Text Vectorization Using Python: Term-Document Matrix

data science text mining natural language processing

Text vectorization is an important step in preprocessing and preparing textual data for advanced analyses of text mining and natural language processing (NLP). With text vectorization, raw text can be transformed into a numerical representation. In this three-part series, we will demonstrate different text vectorization techniques using Python. The first part focuses on the term-document matrix.

(8 min read)

Jinnie Shin https://coe.ufl.edu/faculty/shin-jinnie/ (University of Florida)http://www.ufl.edu/ , Okan Bulut http://www.okanbulut.com/ (University of Alberta)https://www.ualberta.ca
Photo by Pixabay on Pexels


Natural language processing (NLP) is a subfield of artificial intelligence that focuses on the linguistic interaction between humans and computers. Over the last two decades, NLP has been a rapidly growing field of research across many disciplines, yielding some advanced applications (e.g., automatic speech recognition, automatic translation of text, and chatbots). With the help of evolving machine learning and deep learning algorithms, NLP can help us systematically analyze large volumes of text data. The fundamental idea of NLP in various tasks stems from converting the natural language into a numerical format that computers can understand and process. This process is known as text vectorization. Effective and efficient vectorization of human language and text lays an important foundation to conduct advanced NLP tasks.

In this three-part series, we will explain text vectorization and demonstrate different methods for vectorizing textual data. First, we will begin with a basic vectorization approach that is widely used in text mining and NLP applications. More specifically, we will focus on how term-document matrices are constructed. In the following example, we will have a brief demonstration of this technique using Python 🐍 (instead of R)1.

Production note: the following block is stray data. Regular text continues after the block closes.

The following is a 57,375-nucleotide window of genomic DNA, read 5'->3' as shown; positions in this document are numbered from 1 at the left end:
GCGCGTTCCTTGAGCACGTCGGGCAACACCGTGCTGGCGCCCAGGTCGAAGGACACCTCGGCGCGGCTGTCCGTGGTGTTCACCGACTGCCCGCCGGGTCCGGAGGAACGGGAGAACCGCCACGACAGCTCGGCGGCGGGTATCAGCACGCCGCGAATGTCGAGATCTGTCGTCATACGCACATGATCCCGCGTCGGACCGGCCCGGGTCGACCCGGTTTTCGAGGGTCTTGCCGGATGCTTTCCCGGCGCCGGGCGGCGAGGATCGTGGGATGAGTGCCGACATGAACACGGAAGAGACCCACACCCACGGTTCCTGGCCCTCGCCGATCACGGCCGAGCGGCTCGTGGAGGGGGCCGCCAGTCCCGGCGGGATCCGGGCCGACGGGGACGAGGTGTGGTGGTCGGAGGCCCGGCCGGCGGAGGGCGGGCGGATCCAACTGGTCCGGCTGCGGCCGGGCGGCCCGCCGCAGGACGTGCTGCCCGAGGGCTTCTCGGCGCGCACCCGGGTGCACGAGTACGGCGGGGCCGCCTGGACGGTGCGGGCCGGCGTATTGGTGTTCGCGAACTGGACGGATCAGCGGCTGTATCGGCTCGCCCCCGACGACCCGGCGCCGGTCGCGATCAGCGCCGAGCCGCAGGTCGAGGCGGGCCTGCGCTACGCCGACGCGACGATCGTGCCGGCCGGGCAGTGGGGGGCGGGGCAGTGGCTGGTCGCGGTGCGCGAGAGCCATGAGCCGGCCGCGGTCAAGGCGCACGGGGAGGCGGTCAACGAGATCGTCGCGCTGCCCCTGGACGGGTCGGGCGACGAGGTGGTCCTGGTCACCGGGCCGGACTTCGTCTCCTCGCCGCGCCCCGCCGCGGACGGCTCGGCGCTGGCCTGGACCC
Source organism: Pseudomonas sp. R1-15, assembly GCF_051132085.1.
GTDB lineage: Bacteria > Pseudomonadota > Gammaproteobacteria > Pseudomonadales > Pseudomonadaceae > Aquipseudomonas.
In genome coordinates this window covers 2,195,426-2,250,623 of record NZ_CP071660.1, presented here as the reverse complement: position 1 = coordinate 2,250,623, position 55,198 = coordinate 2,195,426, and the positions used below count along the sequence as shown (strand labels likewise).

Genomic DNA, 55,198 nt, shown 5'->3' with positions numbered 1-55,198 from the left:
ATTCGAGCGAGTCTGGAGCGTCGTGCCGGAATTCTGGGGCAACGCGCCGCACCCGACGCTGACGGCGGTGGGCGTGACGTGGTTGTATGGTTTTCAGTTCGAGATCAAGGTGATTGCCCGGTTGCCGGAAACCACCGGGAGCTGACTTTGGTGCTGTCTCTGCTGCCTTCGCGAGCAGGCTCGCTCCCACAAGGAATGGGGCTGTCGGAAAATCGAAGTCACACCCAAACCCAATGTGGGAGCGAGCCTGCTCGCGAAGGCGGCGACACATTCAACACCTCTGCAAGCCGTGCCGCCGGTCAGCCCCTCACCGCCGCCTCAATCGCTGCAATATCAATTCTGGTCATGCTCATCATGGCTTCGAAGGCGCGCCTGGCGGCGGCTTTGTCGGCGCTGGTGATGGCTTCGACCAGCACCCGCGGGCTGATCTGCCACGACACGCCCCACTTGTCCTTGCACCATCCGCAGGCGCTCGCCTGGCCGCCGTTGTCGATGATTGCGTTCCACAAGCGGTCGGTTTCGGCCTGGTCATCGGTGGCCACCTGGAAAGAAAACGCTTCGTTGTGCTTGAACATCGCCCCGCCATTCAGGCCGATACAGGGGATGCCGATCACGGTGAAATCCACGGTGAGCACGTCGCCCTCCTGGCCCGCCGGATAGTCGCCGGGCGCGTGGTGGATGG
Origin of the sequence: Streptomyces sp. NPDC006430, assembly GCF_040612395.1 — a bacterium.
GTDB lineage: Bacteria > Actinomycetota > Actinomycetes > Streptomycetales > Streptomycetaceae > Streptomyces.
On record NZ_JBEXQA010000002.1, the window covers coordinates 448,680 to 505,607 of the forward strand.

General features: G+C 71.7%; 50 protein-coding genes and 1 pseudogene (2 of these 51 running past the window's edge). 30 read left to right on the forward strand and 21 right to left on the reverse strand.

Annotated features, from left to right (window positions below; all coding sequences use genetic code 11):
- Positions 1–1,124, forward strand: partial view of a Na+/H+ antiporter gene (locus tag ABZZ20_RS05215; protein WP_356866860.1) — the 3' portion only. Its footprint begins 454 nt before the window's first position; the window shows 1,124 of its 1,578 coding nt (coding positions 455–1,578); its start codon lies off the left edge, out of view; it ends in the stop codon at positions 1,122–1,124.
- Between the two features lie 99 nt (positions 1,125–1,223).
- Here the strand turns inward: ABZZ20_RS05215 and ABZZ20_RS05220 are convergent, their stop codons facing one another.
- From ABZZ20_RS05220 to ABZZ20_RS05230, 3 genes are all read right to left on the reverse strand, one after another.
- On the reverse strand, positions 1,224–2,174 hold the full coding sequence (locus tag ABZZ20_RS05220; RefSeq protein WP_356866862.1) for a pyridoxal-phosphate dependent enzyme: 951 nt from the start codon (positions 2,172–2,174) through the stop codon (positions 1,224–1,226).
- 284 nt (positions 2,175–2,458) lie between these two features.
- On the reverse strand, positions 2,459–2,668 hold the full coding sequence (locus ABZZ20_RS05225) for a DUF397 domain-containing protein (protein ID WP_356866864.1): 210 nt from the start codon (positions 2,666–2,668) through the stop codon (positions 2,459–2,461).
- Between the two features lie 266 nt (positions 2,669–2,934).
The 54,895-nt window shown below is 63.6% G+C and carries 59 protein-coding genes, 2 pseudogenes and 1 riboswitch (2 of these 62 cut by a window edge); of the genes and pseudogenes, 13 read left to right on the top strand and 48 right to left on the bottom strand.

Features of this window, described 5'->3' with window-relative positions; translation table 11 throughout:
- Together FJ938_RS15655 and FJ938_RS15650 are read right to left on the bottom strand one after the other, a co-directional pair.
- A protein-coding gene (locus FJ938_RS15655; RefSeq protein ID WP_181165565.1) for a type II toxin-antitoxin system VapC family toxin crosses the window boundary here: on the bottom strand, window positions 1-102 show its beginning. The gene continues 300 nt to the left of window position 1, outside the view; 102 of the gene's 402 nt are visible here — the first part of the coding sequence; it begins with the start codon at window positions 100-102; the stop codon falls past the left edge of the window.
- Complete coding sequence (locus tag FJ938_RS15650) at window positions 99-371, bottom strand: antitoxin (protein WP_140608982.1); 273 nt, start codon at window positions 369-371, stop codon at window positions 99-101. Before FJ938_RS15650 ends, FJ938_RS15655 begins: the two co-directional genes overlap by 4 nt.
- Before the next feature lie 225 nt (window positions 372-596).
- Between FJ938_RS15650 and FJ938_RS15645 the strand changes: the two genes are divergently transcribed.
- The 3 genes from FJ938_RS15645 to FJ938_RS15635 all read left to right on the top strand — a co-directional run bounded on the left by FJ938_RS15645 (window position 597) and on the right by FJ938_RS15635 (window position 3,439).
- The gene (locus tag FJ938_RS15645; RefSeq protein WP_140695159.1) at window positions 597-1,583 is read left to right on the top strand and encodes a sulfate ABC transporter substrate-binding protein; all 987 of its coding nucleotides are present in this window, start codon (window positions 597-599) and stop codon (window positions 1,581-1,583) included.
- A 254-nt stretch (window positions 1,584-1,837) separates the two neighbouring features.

In this example, we will use a data set from one of the popular automated essay scoring competitions funded by the Hewlett Foundation: Short Answer Scoring. The data set includes students’ responses to a set of short-answer items and scores assigned by human raters. On average, each answer is approximately 50 words in length. The data set (train_rel_2.tsv) is available here as a tab-separated value (TSV) file. The data set consists of the following variables:

In this example, we will take a look at “Essay Set 1”, in which students were provided with a prompt describing a science experiment. The students were required to identify the missing information that is important to increase the replicability of the experiment procedures described in the prompt.

We will begin our analysis by importing the data set into Python.

# Import pandas for dataframe 
# Import pprint for printing the outcomes 
import pandas as pd 
from pprint import pprint 

# Import train_rel_2.tsv into Python
with open('train_rel_2.tsv', 'r') as f:
    lines = f.readlines()
    columns = lines[0].split('\t')
    data = []
    response_id= []
    score = []
    for line in lines[1:]:
        temp = line.split('\t')
        if temp[1] == '1':

# Construct a dataframe ("doc") which includes the response_id, responses, and the score        
doc = pd.DataFrame(list(zip(response_id, data, score)))
doc.columns = ['id', 'response', 'score']

Now, we can take a look at some of the student-written responses in the data set.

# Preview the first response in the data set
print('Sample response 1:')

# Preview the first 5 lines in the data set
Sample response 1:
('Some additional information that we would need to replicate the experiment '
 'is how much vinegar should be placed in each identical container, how or '
 'what tool to use to measure the mass of the four different samples and how '
 'much distilled water to use to rinse the four samples after taking them out '
 'of the vinegar.\n')
   id                                           response  score
0   1  Some additional information that we would need...      1
1   2  After reading the expirement, I realized that ...      1
2   3  What you need is more trials, a control set up...      1
3   4  The student should list what rock is better an...      0
4   5  For the students to be able to make a replicat...      2

Each student response is associated with a score ranging from 0 to 3, which indicates the overall quality of the response. For example, the first item in the data set focuses on science for Grade 10 students. The item requires students to identify the missing information that would allow replicating the experiment.

A preview of Essay Set 1 in the data set.

Figure 1: A preview of Essay Set 1 in the data set.

Each score (0, 1, 2, or 3 points) category contains a range of student responses which reflect the descriptions given below: